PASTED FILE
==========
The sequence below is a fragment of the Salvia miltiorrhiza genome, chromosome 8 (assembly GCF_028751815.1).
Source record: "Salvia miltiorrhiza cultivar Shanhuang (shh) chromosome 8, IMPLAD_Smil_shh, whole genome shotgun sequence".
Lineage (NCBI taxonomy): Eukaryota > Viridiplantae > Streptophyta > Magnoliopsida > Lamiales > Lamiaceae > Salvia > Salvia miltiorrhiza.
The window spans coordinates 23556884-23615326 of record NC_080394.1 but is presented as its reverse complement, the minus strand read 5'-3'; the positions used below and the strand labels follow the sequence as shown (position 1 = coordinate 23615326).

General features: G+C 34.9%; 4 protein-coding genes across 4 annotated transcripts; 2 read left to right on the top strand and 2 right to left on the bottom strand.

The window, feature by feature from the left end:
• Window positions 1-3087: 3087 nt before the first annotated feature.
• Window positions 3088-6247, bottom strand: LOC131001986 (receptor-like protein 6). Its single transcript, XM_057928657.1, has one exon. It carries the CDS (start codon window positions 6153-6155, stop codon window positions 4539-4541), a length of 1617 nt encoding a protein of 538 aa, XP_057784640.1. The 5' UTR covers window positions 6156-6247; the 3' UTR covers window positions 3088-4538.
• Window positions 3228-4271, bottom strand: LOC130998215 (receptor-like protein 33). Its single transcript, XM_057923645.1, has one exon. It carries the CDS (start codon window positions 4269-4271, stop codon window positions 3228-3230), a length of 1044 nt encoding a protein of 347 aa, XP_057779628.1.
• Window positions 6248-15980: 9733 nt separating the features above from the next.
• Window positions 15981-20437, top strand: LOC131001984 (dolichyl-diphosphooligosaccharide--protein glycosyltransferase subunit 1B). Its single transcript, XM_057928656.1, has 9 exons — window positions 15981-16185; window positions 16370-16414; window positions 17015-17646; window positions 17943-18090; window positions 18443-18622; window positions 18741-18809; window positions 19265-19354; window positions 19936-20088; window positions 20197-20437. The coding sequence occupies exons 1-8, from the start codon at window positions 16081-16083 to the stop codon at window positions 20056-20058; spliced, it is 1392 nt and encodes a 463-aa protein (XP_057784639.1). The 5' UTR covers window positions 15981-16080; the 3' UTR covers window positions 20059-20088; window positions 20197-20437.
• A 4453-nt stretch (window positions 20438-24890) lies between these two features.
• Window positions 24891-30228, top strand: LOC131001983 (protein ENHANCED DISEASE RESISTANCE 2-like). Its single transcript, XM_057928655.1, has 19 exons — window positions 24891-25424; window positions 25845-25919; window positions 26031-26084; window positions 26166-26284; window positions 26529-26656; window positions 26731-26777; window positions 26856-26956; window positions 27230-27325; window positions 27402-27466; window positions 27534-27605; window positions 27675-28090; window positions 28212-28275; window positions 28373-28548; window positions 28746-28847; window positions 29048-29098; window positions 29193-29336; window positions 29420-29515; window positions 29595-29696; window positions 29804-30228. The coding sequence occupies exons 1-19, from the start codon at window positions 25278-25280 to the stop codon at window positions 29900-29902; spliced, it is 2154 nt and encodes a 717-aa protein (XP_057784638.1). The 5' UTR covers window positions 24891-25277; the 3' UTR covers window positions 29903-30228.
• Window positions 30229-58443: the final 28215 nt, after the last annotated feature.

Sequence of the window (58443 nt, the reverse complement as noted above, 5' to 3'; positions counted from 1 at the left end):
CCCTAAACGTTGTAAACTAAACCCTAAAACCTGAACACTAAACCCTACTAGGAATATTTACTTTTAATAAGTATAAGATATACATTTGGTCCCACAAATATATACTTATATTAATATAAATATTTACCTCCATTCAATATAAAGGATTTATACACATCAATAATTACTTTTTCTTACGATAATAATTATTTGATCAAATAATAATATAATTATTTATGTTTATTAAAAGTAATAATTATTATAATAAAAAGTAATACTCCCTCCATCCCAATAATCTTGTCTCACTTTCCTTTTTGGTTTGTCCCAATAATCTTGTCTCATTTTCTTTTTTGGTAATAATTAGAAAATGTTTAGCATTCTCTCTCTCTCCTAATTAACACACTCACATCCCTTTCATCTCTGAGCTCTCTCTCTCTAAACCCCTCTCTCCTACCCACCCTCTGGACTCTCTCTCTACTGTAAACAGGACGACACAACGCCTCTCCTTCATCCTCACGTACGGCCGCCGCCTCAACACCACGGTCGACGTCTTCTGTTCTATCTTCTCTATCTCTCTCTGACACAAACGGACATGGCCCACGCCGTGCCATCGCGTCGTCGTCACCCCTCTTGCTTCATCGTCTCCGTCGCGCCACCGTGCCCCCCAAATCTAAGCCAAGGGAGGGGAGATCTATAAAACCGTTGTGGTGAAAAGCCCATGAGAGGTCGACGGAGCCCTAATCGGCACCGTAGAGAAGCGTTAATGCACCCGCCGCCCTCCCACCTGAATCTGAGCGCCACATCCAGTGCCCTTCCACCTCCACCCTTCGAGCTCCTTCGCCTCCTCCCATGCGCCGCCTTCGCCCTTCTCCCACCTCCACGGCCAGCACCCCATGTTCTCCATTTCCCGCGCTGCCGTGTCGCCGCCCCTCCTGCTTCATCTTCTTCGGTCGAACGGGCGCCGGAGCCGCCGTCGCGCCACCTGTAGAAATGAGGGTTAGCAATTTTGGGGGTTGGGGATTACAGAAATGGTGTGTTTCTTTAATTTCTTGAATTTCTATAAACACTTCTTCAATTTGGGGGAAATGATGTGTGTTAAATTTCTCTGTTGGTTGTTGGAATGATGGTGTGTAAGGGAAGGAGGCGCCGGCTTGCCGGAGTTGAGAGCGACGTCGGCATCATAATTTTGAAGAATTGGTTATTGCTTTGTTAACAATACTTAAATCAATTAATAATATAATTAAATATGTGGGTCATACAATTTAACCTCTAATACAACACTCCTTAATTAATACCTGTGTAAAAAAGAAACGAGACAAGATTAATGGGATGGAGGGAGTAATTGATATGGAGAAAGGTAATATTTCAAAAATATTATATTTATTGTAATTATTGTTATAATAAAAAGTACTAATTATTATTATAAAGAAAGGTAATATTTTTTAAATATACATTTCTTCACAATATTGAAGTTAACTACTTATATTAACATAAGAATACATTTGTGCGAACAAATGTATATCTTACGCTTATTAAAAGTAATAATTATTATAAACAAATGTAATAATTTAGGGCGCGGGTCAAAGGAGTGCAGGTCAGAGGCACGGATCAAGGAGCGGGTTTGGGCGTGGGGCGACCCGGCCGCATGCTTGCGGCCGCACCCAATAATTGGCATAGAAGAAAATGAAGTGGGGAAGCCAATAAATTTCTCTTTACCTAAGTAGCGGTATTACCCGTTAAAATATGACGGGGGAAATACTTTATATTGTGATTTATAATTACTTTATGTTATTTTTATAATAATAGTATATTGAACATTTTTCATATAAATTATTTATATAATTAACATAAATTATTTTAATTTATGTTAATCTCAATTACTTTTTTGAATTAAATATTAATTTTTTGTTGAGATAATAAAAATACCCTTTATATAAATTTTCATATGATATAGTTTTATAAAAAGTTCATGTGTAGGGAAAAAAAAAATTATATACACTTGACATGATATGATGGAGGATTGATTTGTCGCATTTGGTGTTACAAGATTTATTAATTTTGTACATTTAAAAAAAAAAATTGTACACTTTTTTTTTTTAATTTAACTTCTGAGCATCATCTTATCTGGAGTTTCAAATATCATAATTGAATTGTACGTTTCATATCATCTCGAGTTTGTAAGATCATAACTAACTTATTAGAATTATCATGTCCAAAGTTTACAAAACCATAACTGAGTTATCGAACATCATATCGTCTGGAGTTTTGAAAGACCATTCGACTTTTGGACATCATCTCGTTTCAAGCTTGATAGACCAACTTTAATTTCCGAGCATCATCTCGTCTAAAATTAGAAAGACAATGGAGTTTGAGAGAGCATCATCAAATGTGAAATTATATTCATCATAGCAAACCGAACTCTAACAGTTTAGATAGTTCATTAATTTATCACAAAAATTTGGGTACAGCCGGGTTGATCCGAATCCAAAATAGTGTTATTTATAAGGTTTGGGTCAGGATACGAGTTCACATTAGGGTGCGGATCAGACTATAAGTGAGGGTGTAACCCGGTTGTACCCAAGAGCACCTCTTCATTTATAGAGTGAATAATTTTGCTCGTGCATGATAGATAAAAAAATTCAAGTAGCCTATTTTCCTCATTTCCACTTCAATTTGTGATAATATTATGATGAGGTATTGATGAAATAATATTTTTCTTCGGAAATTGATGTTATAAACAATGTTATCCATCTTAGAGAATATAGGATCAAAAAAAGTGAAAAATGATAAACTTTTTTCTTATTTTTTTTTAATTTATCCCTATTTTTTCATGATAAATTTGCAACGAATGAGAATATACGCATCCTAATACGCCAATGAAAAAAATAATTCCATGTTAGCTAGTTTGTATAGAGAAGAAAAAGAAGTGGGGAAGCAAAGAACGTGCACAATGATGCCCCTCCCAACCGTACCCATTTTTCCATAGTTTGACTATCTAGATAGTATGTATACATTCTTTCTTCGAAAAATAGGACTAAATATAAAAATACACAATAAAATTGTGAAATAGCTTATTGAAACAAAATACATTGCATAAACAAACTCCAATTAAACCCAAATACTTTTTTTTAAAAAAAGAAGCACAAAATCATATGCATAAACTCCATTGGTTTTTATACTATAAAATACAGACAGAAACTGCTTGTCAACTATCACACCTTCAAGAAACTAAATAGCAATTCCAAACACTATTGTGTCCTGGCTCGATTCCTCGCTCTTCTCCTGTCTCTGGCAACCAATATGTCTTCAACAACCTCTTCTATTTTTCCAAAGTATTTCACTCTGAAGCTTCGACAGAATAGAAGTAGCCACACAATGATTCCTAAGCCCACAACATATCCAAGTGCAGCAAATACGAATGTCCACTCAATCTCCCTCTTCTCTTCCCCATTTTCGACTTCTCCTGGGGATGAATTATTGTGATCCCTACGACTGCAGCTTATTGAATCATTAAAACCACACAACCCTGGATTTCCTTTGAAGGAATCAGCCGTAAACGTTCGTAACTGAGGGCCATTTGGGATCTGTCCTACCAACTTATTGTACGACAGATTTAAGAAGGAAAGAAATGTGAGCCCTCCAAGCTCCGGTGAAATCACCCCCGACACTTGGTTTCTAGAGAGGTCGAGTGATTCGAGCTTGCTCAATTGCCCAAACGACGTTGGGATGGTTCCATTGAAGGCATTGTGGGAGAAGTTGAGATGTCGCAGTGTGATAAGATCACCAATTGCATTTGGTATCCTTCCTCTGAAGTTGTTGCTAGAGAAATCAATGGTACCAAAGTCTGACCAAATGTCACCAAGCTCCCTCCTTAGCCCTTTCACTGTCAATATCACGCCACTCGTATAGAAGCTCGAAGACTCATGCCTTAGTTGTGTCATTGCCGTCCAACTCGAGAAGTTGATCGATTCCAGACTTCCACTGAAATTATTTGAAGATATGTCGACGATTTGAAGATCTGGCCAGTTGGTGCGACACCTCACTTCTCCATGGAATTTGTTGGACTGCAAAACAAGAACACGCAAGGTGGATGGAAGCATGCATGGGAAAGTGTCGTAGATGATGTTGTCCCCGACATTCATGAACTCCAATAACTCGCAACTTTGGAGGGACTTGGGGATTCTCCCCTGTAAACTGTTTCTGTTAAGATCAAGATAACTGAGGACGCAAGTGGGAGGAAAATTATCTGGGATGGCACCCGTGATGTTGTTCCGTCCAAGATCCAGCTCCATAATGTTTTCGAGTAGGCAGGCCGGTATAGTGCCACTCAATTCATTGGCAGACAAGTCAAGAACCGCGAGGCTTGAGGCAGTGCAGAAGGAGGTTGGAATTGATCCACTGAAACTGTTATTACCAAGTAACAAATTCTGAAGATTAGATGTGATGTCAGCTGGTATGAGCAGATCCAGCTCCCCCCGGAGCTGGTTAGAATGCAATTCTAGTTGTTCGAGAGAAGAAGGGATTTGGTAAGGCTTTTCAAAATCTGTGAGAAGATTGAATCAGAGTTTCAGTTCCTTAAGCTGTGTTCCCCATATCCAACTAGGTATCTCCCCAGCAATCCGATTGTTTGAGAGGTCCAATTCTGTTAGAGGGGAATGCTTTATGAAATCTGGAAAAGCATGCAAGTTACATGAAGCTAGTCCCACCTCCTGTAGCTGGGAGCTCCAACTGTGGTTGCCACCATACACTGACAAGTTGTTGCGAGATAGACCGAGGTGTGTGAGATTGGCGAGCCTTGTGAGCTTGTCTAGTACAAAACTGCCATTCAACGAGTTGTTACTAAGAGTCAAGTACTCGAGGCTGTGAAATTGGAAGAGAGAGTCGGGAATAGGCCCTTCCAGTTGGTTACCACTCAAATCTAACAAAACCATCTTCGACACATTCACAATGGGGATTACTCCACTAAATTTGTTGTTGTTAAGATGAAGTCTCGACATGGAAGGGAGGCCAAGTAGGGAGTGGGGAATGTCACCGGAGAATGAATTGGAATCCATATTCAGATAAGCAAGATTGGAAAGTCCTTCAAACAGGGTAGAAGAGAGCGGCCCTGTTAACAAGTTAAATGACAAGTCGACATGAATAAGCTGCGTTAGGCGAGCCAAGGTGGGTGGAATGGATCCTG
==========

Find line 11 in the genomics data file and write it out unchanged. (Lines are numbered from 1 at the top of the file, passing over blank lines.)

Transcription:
• Window positions 15981-20437, top strand: LOC131001984 (dolichyl-diphosphooligosaccharide--protein glycosyltransferase subunit 1B). Its single transcript, XM_057928656.1, has 9 exons — window positions 15981-16185; window positions 16370-16414; window positions 17015-17646; window positions 17943-18090; window positions 18443-18622; window positions 18741-18809; window positions 19265-19354; window positions 19936-20088; window positions 20197-20437. The coding sequence occupies exons 1-8, from the start codon at window positions 16081-16083 to the stop codon at window positions 20056-20058; spliced, it is 1392 nt and encodes a 463-aa protein (XP_057784639.1). The 5' UTR covers window positions 15981-16080; the 3' UTR covers window positions 20059-20088; window positions 20197-20437.